Originally published on metropolis.co.jp on October 2009


Meet Yuki Terai. This model, tarento and singer just turned 19, but rattles off her measurements with a practiced ease: 166cm tall, 86cm bust, 59cm waist, 85cm hips. She was born in Chiba. Oh, and she’s also a time traveler from the year 2017.

Terai is a virtual idol, a media personality who isn’t a person at all. As in William Gibson’s sci-fi description of idoru, these stars are quite literally produced. Terai was designed by Kenichi Kutsugi for his manga Libido in 1997, and became a huge success after appearing on his website in three-dimensional, computer-generated form. By 2000, she had released a CD with Avex and starred in a TV commercial with actor Yoshihiko Hakamada. She appeared in four DVDs between 2000 and 2001.

Terai wasn’t the first of her kind; that honor goes to Hori Pro’s Kyoko Date back in 1996. Codenamed “DK-96,” or Digital Kid 1996, Date was brought to life by Visual Science Laboratory, which made use of “full motion capture,” now widely employed in videogame and film production, to give her realistic movements. Date’s first CD single was “Love Communication,” with a music video that showed her walking the streets of Tokyo and New York. This paved the way for a virtual idol boom in the 2000s, with Fuji TV’s involvement in the Virtual Idol Project, CG unit Super Honey Bee and, of course, Terai.

By now, these figures are deeply embedded in the fabric of otaku media. Take, for example, The Idolm@ster, an arcade and console rhythm game released by Namco in 2005. The player takes the role of Producer, choosing one to three idols and trying to win fans by teaching them song and dance routines. The combination of realistic movements and a wide cast of cute characters to control made this a mega hit franchise that continues to this day.

The newest examples of virtual idols are Vocaloids, a term used to describe a synthesizer program developed by Yamaha in 2003, and the characters developed by third parties to run on the program. The user inputs lyrics and pitches, and the program synthesizes them into something like singing. The “voice” differs depending on which character is warbling the pitches.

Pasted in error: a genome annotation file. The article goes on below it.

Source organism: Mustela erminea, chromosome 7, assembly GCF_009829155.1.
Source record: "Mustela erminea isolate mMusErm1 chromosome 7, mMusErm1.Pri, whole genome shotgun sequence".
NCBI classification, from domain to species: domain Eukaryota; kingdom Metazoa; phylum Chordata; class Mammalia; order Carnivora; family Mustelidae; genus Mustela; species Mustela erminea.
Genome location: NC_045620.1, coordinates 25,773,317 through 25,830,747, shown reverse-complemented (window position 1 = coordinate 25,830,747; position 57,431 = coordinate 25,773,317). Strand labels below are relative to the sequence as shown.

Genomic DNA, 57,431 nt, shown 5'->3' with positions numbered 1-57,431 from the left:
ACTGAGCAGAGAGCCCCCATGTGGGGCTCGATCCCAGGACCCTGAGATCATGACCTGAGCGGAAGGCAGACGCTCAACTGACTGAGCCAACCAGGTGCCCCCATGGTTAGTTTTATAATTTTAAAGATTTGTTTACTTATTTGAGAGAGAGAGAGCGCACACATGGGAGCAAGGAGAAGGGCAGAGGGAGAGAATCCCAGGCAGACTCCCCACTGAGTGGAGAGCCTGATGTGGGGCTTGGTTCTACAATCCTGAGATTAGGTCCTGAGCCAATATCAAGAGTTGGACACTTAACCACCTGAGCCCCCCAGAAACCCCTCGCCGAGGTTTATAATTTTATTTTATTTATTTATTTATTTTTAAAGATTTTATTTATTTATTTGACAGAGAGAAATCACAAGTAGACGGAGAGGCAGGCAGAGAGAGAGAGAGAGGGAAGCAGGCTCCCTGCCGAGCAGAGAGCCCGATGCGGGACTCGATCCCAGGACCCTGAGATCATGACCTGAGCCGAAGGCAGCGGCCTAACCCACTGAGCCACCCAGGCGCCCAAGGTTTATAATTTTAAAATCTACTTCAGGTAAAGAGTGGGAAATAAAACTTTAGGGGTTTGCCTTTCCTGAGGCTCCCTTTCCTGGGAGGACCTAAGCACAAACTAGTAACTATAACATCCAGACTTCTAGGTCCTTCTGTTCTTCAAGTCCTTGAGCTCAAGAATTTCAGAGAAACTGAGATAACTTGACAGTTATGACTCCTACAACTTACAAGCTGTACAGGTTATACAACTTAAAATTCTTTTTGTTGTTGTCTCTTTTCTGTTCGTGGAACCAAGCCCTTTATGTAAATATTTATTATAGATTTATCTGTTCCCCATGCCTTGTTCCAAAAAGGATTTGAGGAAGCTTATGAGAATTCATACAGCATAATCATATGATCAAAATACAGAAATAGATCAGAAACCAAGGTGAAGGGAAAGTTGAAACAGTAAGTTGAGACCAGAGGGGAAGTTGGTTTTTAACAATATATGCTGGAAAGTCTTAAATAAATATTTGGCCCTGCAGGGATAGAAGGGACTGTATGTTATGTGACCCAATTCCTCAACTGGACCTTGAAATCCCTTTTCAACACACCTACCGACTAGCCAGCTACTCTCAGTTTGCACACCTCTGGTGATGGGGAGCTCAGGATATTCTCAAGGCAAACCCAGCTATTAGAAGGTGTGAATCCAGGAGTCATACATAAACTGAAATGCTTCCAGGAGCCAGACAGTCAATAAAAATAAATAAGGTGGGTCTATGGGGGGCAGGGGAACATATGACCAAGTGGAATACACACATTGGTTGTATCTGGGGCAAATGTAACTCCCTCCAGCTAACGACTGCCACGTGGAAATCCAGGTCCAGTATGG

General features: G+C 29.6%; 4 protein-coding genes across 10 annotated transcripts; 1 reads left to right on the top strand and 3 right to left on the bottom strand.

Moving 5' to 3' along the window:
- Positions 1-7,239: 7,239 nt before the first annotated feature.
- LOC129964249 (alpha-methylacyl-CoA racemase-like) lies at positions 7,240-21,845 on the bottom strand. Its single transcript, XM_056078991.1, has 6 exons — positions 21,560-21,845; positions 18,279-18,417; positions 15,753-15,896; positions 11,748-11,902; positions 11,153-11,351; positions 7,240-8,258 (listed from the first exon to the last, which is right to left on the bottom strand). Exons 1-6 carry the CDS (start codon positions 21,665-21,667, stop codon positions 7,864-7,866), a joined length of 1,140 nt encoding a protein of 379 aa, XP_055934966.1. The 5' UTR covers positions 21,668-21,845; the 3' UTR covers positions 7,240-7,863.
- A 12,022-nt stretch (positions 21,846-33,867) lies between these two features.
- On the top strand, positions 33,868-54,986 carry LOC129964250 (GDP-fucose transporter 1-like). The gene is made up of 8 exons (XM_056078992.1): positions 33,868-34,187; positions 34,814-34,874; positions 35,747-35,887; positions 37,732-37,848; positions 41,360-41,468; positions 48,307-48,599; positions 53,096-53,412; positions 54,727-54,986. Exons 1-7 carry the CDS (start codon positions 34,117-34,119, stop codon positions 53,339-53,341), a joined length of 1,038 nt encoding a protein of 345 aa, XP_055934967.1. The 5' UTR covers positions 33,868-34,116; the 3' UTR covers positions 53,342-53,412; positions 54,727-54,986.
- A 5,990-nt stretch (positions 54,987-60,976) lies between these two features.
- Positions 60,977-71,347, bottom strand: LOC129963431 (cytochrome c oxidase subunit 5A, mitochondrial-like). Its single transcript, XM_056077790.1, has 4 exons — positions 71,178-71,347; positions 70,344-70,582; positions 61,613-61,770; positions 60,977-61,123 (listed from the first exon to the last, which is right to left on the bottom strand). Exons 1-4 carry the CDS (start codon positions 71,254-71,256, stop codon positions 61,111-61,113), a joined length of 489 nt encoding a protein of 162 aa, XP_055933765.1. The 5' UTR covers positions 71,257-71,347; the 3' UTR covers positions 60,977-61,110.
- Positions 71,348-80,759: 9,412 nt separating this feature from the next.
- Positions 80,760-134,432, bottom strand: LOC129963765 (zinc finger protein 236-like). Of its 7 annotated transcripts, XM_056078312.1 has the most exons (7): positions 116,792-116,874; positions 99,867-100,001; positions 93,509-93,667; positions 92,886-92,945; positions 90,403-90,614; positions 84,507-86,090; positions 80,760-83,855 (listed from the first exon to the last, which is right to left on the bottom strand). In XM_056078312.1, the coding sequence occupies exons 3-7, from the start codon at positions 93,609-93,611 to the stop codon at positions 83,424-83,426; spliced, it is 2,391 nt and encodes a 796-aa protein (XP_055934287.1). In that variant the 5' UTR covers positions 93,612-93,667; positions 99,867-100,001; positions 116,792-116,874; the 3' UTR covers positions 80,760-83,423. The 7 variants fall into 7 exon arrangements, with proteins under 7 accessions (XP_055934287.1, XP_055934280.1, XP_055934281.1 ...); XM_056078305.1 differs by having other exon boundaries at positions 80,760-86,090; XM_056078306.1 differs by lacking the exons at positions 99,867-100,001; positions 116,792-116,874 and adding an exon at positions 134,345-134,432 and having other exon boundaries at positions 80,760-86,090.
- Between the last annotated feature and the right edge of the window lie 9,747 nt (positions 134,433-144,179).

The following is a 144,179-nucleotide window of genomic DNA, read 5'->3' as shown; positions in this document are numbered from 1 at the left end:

The most popular Vocaloid is Crypton Future Media’s Miku Hatsune, who sports green pigtails and wields a leek baton. Hatsune debuted in summer 2007, and technologically savvy otaku quickly fell in love with her imperfect tone, which is said to resemble the “non-ability” that contributes to idols’ popularity. Everyone else fell for the character’s design. Fans started making music videos of Hatsune and posting them on Nico Nico Douga, including such innovations as her singing Finnish polka. She began to appear in fan-produced CDs, manga, cosplay outfits and, finally, licensed character merchandise. Such is Hatsune’s popularity that she was a headliner at the anime industry’s Animelo Summer Live concert this year. Her image onscreen and recorded voice constitutes a “live” performance worth an ¥8,500 ticket.

Sure enough, mainstream bands are beginning to learn from the success of their virtual counterparts. The most famous to date is Perfume, a three-girl “techno” unit. The group formed in Hiroshima in 2001, when the members were aged 11-12, and moved to Tokyo a couple of years later. They found some success on the live-house circuit thanks to their unbridled energy, and after uploading their songs onto Nico Nico Douga, the trio gained renown in the virtual world. With their layered and synthesized voices, synchronized movements, and 8-bit accompaniments, Perfume fits right in with robotic and doll-like virtual idols.

The group’s music videos were seen alongside videos of The Idolm@aster girls and Miku, both of which often covered Perfume songs. Even as the band found commercial success with the national recycling campaign anthem, “Polyrhythm” (2007), and shattered records with a No. 1 single on the Oricon charts in July 2008, otaku continued to see them as virtual idols. At the Otaku Awards 2008, Perfume was voted one of the most important phenomena of the year. It seems like these and other “near-future idol” bands are virtually guaranteed to succeed.